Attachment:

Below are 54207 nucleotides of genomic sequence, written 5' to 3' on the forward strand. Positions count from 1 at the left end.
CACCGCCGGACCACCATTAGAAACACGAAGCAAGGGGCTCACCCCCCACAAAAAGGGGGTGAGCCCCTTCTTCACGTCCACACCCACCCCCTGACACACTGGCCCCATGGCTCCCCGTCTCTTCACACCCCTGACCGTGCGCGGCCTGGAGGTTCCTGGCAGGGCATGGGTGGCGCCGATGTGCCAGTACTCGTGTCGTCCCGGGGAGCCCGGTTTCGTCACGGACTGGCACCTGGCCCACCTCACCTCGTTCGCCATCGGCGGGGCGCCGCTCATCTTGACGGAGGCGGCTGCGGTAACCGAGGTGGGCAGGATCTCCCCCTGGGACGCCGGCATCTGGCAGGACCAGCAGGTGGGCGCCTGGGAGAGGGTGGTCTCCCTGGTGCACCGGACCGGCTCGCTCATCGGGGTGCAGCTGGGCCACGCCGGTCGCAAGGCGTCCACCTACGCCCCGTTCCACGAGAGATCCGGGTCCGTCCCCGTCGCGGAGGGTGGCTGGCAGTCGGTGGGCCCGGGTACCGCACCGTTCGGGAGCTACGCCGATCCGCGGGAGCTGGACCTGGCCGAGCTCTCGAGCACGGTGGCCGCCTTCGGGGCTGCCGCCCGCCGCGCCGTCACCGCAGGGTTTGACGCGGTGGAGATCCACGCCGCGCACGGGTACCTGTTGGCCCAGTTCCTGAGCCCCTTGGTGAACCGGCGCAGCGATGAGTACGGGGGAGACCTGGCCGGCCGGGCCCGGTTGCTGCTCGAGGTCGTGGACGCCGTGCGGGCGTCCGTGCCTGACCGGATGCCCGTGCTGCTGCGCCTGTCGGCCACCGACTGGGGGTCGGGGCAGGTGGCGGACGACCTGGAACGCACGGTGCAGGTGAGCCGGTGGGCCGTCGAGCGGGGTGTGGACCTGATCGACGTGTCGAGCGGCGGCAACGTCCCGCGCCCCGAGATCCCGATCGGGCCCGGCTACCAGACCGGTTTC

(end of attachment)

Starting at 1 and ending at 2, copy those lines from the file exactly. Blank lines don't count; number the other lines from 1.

Below are 54207 nucleotides of genomic sequence, written 5' to 3' on the forward strand. Positions count from 1 at the left end.
CACCGCCGGACCACCATTAGAAACACGAAGCAAGGGGCTCACCCCCCACAAAAAGGGGGTGAGCCCCTTCTTCACGTCCACACCCACCCCCTGACACACTGGCCCCATGGCTCCCCGTCTCTTCACACCCCTGACCGTGCGCGGCCTGGAGGTTCCTGGCAGGGCATGGGTGGCGCCGATGTGCCAGTACTCGTGTCGTCCCGGGGAGCCCGGTTTCGTCACGGACTGGCACCTGGCCCACCTCACCTCGTTCGCCATCGGCGGGGCGCCGCTCATCTTGACGGAGGCGGCTGCGGTAACCGAGGTGGGCAGGATCTCCCCCTGGGACGCCGGCATCTGGCAGGACCAGCAGGTGGGCGCCTGGGAGAGGGTGGTCTCCCTGGTGCACCGGACCGGCTCGCTCATCGGGGTGCAGCTGGGCCACGCCGGTCGCAAGGCGTCCACCTACGCCCCGTTCCACGAGAGATCCGGGTCCGTCCCCGTCGCGGAGGGTGGCTGGCAGTCGGTGGGCCCGGGTACCGCACCGTTCGGGAGCTACGCCGATCCGCGGGAGCTGGACCTGGCCGAGCTCTCGAGCACGGTGGCCGCCTTCGGGGCTGCCGCCCGCCGCGCCGTCACCGCAGGGTTTGACGCGGTGGAGATCCACGCCGCGCACGGGTACCTGTTGGCCCAGTTCCTGAGCCCCTTGGTGAACCGGCGCAGCGATGAGTACGGGGGAGACCTGGCCGGCCGGGCCCGGTTGCTGCTCGAGGTCGTGGACGCCGTGCGGGCGTCCGTGCCTGACCGGATGCCCGTGCTGCTGCGCCTGTCGGCCACCGACTGGGGGTCGGGGCAGGTGGCGGACGACCTGGAACGCACGGTGCAGGTGAGCCGGTGGGCCGTCGAGCGGGGTGTGGACCTGATCGACGTGTCGAGCGGCGGCAACGTCCCGCGCCCCGAGATCCCGATCGGGCCCGGCTACCAGACCGGTTTC